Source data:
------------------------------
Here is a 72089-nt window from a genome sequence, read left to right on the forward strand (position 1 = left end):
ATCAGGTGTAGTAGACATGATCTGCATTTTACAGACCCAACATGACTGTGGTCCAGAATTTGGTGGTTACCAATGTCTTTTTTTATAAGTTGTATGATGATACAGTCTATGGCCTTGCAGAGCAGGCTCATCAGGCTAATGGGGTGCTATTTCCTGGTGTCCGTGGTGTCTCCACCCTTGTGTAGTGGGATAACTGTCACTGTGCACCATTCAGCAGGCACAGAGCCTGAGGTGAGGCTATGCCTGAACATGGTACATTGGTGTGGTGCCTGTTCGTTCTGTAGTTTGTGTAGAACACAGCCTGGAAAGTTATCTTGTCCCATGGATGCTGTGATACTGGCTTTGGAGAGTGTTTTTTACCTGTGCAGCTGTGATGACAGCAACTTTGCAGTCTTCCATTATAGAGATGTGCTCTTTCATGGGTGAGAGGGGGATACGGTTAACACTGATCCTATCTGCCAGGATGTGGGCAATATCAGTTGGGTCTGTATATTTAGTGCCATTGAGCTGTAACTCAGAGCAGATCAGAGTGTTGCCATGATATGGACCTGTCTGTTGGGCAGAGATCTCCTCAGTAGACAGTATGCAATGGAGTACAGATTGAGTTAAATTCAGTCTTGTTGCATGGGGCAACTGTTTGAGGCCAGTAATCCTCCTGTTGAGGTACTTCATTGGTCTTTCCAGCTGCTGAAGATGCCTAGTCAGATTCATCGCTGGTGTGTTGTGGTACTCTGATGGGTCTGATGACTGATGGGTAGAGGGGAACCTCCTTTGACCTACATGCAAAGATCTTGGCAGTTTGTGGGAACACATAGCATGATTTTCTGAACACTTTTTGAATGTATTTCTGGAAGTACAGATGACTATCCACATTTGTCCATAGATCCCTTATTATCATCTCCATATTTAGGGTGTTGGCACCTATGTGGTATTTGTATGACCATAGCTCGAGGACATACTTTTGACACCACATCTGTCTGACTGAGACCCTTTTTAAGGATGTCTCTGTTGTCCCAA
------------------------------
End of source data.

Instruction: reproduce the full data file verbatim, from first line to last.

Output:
Here is a 72089-nt window from a genome sequence, read left to right on the forward strand (position 1 = left end):
ATCAGGTGTAGTAGACATGATCTGCATTTTACAGACCCAACATGACTGTGGTCCAGAATTTGGTGGTTACCAATGTCTTTTTTTATAAGTTGTATGATGATACAGTCTATGGCCTTGCAGAGCAGGCTCATCAGGCTAATGGGGTGCTATTTCCTGGTGTCCGTGGTGTCTCCACCCTTGTGTAGTGGGATAACTGTCACTGTGCACCATTCAGCAGGCACAGAGCCTGAGGTGAGGCTATGCCTGAACATGGTACATTGGTGTGGTGCCTGTTCGTTCTGTAGTTTGTGTAGAACACAGCCTGGAAAGTTATCTTGTCCCATGGATGCTGTGATACTGGCTTTGGAGAGTGTTTTTTACCTGTGCAGCTGTGATGACAGCAACTTTGCAGTCTTCCATTATAGAGATGTGCTCTTTCATGGGTGAGAGGGGGATACGGTTAACACTGATCCTATCTGCCAGGATGTGGGCAATATCAGTTGGGTCTGTATATTTAGTGCCATTGAGCTGTAACTCAGAGCAGATCAGAGTGTTGCCATGATATGGACCTGTCTGTTGGGCAGAGATCTCCTCAGTAGACAGTATGCAATGGAGTACAGATTGAGTTAAATTCAGTCTTGTTGCATGGGGCAACTGTTTGAGGCCAGTAATCCTCCTGTTGAGGTACTTCATTGGTCTTTCCAGCTGCTGAAGATGCCTAGTCAGATTCATCGCTGGTGTGTTGTGGTACTCTGATGGGTCTGATGACTGATGGGTAGAGGGGAACCTCCTTTGACCTACATGCAAAGATCTTGGCAGTTTGTGGGAACACATAGCATGATTTTCTGAACACTTTTTGAATGTATTTCTGGAAGTACAGATGACTATCCACATTTGTCCATAGATCCCTTATTATCATCTCCATATTTAGGGTGTTGGCACCTATGTGGTATTTGTATGACCATAGCTCGAGGACATACTTTTGACACCACATCTGTCTGACTGAGACCCTTTTTAAGGATGTCTCTGTTGTCCCAA